The Education Department's civil rights chief apologized for comments she made regarding campus sexual assaults, which come as Education Secretary Betsy DeVos prepares to meet with advocates for survivors and those accused of assault while weighing changes to Title IX enforcement.
Candice Jackson, the acting assistant secretary for civil rights, apologized Thursday for saying "90 percent" of campus sexual assault accusations develop out of drunken sex or breakups.
"What I said was flippant, and I am sorry," Jackson said in a statement to NBC News. "All sexual harassment and sexual assault must be taken seriously — which has always been my position and will always be the position of this department."
Jackson told The New York Times on Wednesday that in most investigations, there is "not even an accusation that these accused students overrode the will of a young woman."
"Rather, the accusations — 90 percent of them — fall into the category of 'we were both drunk,' 'we broke up, and six months later I found myself under a Title IX investigation because she just decided that our last sleeping together was not quite right,'" she told The Times.
In her apology Thursday, Jackson said she had been a victim of sexual assault.
"As a survivor of rape myself, I would never seek to diminish anyone's experience," she said in the statement. "My words in The New York Times poorly characterized the conversations I've had with countless groups of advocates."
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Jackson's apology comes as DeVos is scheduled to meet with survivors of sexual violence and those who say they have been falsely accused. The meeting is part of a series of listening sessions to discuss the impact of the department's enforcement of Title IX.
"The Secretary and senior Department officials have been engaged in ongoing discussions with students, parents, schools, advocacy groups and experts to learn about their experiences and hear their views of how the Department can best fulfill its obligations to protect students under Title IX," the Education Department said in a news release on its website.
Jessica Davidson, managing director of the advocacy group End Rape on Campus, who was at the meeting with sexual assault victims, told NBC News that the session "was very emotional."
Most of the meeting was spent with survivors of different backgrounds and experiences, who shared their stories with DeVos and Jackson.
"It was particularly emotional today both because I'm glad that survivors are finally being heard and I'm worried that they aren't being heard enough," she said.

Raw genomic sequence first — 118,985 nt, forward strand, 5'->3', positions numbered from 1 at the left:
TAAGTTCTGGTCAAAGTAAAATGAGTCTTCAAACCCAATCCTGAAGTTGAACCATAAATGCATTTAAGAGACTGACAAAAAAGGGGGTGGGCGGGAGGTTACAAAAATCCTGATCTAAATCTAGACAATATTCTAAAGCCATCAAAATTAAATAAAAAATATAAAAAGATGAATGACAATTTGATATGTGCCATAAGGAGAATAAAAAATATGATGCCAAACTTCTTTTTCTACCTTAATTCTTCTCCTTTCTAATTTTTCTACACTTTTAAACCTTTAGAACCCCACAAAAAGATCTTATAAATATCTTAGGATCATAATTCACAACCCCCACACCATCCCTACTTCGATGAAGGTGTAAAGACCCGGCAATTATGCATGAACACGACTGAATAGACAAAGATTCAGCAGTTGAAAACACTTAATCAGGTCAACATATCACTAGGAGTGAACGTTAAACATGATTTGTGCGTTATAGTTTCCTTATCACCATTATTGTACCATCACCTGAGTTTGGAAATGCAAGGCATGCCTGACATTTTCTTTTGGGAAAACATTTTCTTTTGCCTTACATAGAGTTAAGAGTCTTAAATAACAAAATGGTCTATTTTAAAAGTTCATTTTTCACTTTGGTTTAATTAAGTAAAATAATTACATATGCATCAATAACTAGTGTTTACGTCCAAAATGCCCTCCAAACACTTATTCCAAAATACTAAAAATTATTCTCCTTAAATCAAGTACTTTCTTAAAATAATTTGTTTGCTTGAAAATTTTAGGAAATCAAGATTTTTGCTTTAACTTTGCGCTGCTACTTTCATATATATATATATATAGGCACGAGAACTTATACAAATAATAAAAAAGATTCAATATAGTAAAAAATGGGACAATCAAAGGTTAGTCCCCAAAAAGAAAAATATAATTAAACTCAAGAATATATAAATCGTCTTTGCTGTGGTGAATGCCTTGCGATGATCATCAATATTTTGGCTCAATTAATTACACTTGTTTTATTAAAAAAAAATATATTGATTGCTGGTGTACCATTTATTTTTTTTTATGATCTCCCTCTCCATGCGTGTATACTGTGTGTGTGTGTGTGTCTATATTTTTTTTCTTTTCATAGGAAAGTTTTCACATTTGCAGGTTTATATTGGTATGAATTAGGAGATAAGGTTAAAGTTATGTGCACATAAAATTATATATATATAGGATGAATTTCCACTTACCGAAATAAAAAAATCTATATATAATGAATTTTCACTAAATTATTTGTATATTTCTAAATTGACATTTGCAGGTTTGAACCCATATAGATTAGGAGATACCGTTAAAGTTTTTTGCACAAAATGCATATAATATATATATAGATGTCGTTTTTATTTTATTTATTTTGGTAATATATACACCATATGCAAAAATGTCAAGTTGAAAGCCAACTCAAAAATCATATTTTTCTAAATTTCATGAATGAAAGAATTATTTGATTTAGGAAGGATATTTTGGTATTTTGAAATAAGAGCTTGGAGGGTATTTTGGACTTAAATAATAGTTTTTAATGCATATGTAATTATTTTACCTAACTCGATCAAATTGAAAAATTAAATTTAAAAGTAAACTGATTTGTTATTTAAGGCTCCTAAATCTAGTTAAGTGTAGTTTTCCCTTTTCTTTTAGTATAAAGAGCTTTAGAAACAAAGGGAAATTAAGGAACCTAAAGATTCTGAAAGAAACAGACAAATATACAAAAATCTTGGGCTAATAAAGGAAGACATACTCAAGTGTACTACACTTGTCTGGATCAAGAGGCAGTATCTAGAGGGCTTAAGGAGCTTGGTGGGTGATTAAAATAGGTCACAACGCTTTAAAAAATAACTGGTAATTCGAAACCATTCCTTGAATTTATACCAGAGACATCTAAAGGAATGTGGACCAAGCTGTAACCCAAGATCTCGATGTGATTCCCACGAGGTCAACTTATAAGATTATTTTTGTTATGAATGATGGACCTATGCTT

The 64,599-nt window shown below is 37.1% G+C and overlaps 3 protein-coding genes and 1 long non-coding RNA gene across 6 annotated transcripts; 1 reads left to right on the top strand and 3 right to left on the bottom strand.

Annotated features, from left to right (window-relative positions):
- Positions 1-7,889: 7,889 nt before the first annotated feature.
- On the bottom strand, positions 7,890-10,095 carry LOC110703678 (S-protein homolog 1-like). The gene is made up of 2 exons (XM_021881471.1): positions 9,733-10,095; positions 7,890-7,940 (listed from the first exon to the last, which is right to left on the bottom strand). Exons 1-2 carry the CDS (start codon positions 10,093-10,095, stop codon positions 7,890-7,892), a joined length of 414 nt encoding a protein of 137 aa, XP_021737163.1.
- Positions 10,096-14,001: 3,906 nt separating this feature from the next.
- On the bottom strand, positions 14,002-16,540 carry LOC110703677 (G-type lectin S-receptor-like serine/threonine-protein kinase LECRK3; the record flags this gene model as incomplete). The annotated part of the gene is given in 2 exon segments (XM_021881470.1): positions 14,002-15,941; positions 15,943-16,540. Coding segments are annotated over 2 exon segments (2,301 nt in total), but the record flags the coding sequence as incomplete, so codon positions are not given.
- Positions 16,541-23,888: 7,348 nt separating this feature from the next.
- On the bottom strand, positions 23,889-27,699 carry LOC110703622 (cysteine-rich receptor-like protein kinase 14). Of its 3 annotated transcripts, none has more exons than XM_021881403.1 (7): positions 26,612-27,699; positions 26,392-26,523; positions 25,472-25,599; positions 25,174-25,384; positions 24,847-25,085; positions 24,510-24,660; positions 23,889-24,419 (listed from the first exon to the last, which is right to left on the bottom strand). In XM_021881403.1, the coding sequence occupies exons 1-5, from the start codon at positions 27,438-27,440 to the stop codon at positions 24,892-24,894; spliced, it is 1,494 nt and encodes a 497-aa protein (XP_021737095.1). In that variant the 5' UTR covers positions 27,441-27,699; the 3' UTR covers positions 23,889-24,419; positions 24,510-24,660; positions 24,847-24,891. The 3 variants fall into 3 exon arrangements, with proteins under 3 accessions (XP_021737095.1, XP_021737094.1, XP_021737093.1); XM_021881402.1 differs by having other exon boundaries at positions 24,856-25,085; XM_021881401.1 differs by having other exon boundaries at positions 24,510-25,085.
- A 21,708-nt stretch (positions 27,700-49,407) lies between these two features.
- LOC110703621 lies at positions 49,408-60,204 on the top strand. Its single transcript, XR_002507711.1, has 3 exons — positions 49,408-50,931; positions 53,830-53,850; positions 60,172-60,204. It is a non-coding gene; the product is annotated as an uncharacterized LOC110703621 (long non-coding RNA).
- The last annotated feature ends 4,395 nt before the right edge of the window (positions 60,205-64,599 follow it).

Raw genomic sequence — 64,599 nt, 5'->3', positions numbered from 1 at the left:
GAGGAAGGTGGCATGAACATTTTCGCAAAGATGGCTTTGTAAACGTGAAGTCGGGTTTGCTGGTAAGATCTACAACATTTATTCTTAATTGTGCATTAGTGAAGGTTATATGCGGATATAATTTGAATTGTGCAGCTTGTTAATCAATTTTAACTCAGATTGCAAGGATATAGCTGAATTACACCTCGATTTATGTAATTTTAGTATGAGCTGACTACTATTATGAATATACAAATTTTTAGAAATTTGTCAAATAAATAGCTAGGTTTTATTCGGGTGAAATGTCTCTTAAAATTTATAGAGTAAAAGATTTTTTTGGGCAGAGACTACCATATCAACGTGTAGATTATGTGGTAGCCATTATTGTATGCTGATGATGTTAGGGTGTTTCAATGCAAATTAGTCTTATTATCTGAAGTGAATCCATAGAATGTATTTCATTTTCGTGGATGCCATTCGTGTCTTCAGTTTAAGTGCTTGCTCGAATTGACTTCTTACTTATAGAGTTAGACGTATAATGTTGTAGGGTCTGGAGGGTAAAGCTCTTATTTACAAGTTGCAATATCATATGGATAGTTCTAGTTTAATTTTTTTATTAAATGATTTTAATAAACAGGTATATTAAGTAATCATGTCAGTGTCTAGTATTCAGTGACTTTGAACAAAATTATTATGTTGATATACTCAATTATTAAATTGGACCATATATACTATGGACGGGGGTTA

Neena Chaudhry, director of education at the National Women's Law Center, who was also present, said Jackson briefly addressed her comments to The Times.
"She shared her own experiences and was trying to make everybody else feel, let them know, that she took their concerns seriously," she said.
But Chaudhry added that Jackson's comments were still "deeply troubling" to advocates.
"We were really shocked and appalled by those comments, and I think once they're out there, you can try to take them back, but the damage is done," she said.
She said she hoped DeVos would continue to meet with sexual assault survivors.
"This was just a handful of survivors that the secretary met with, and there are many, many more out there across the country" she said.
Cynthia Garrett, co-president of Families Advocating for Campus Equality (FACE), told NBC News that some of the students who had been falsely accused "started crying" and that DeVos was very attentive to all of their stories.
"I thought she was very interested in what these students were saying. I think she and Candice Jackson are just trying to find a fair solution," she said.
"We want fair procedures. We don't want to take away Title IX," she added.
Joseph Roberts, a board member for FACE who also advocates for Stop Abusive and Violent Environments, told NBC News that he "couldn't have asked for a better experience" at the meeting.
Roberts said he was falsely accused of sexual harassment while he was a student at Savannah State University in Georgia.
"She gave us the chance to sit down and tell our story," he said of DeVos. "It's just like restoring my faith."
Title IX is a section of the Educational Amendments of 1972 that prohibits sex discrimination in educational programs and activities receiving federal financial assistance. The Obama administration had stepped up enforcement and schools' obligations to respond to campus sexual assault.
DeVos came under fire during a January confirmation hearing for saying it would be "premature" for her to commit to upholding the previous administration's Title IX guidance on campus sexual assault.
Daniella Silva is a reporter for NBC News, specializing in immigration and inclusion issues, as well as coverage of Latin America.